Subject Re: [firebird-support] Re: Encryption and changing laws
Author Geoff Worboys
Ed Dressel wrote:
> "academic" in the sense that it sounds like a classroom
> argument, not one that is about implementation in the
> real world. No offense meant.

No offence taken... the main concern I have is that if it reads
as "academic" that people will not take it seriously. It is
very much grounded in the real world, it's central premise is
a well accepted axiom of computer security. From the conclusion
of the article:

If you are not in control of the environment (the hardware,
the operating system and all software running on that system)
then you have no control over the security

That seems pretty simple and straight-forward (and self-evident
once you sit down and think about it)... but many don't want it
to be true and keep looking for the magic beans.

>> Yes, it's called marketing. Mostly it has very little to do
>> with security issues addressed by my article.

> Only "marketing"? I would disagree if you said yes.

Note that my article is about metadata security and in such
cases I would say it was only marketing. They sell you the
idea that they are protecting developer's metadata from
legitimate users of the database but such protection is mostly
just smoke and mirrors. Closed-source systems can have secrets
that can obscure metadata in ways that would make it difficult
to extract (the first time)... open-source systems don't have

User data security (users protecting their own data) is
possible and practical (assuming the users are in control of
their environment) and a range of products exist to do it...

>> If you sell the application to your clients as a package then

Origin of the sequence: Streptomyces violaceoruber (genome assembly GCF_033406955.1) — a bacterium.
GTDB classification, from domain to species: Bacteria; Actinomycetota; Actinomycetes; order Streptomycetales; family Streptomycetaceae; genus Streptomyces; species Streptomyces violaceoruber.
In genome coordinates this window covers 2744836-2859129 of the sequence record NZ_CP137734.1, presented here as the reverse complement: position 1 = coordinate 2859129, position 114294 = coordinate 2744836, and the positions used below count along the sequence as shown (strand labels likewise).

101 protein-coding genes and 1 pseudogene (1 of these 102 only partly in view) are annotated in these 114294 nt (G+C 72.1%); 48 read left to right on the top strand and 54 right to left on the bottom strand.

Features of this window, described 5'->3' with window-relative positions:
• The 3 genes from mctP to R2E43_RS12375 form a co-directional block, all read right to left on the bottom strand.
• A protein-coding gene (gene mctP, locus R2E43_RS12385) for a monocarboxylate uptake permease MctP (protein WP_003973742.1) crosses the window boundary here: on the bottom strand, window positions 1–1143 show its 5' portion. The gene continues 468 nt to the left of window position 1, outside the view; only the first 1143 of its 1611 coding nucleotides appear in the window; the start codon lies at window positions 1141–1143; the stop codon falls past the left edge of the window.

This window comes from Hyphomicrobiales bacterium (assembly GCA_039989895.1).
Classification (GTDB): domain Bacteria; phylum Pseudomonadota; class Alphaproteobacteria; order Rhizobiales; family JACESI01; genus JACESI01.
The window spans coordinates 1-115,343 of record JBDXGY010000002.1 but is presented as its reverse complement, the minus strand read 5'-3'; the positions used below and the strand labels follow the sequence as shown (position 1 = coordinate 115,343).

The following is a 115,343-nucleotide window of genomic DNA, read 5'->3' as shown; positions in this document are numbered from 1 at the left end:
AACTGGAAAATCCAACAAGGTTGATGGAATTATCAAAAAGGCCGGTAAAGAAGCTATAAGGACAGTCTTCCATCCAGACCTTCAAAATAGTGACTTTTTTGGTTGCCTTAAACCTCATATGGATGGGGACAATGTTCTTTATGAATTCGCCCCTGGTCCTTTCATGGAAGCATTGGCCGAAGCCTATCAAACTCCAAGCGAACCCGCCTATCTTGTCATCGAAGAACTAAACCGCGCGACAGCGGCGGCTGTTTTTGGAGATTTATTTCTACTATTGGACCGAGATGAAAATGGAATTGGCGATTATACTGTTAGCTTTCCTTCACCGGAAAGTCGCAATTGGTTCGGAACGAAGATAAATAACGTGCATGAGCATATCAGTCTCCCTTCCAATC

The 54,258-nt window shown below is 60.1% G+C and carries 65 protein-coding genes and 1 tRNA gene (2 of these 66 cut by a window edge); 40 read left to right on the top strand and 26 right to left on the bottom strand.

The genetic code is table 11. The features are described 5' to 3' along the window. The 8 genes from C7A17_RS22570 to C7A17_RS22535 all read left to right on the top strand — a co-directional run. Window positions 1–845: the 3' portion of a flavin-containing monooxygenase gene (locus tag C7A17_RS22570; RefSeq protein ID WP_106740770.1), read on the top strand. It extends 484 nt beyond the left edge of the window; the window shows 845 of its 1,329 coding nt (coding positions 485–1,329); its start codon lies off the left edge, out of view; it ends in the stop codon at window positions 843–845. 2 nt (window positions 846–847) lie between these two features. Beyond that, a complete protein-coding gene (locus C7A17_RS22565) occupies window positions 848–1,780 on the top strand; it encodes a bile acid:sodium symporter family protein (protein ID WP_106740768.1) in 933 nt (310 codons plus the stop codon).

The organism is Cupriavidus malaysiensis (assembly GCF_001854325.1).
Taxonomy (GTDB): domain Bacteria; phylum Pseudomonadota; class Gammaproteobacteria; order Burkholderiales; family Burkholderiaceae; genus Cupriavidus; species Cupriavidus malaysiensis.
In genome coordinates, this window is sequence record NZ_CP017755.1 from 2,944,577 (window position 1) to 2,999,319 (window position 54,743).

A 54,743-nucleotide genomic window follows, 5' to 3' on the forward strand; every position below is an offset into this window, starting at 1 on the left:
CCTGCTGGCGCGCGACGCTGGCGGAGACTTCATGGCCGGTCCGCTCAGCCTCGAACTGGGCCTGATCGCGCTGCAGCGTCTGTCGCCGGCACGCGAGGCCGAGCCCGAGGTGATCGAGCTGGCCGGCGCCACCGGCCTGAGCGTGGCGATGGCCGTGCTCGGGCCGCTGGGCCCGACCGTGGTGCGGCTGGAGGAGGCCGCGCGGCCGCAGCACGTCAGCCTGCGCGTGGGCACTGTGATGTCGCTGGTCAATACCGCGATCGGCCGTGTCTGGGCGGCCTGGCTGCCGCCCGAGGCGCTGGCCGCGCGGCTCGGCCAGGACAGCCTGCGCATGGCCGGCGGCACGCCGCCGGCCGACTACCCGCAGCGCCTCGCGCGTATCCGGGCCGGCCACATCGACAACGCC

>> it should be feasible to re-package your product to install
>> TrueCrypt or similar product. This is essentially the same
>> result as if the database engine did the encryption:

> I will look into these, but I still would like to see it at
> the database level. But we can agree to disagree.

I can certainly agree that having user-data encryption features
embedded in the engine could be more convenient... but this
convenience often comes at the expense of security. There are
significant issues here about how database pages are encoded in
such encryption - issues that need to be addressed or the
encryption may be significantly weakened. Good security is
hard to get right, which is why I advocate using products whose
developers specialise in this area.

If using dedicated products like TrueCrypt is too difficult
then have the user access features available on some modern
operating systems... for example EFS on Windows. This should
be convenient (cheap if you already have the required version
of Windows) and as effective and secure as you can get without
using a more complete/dedicated product.

Geoff Worboys
Telesis Computing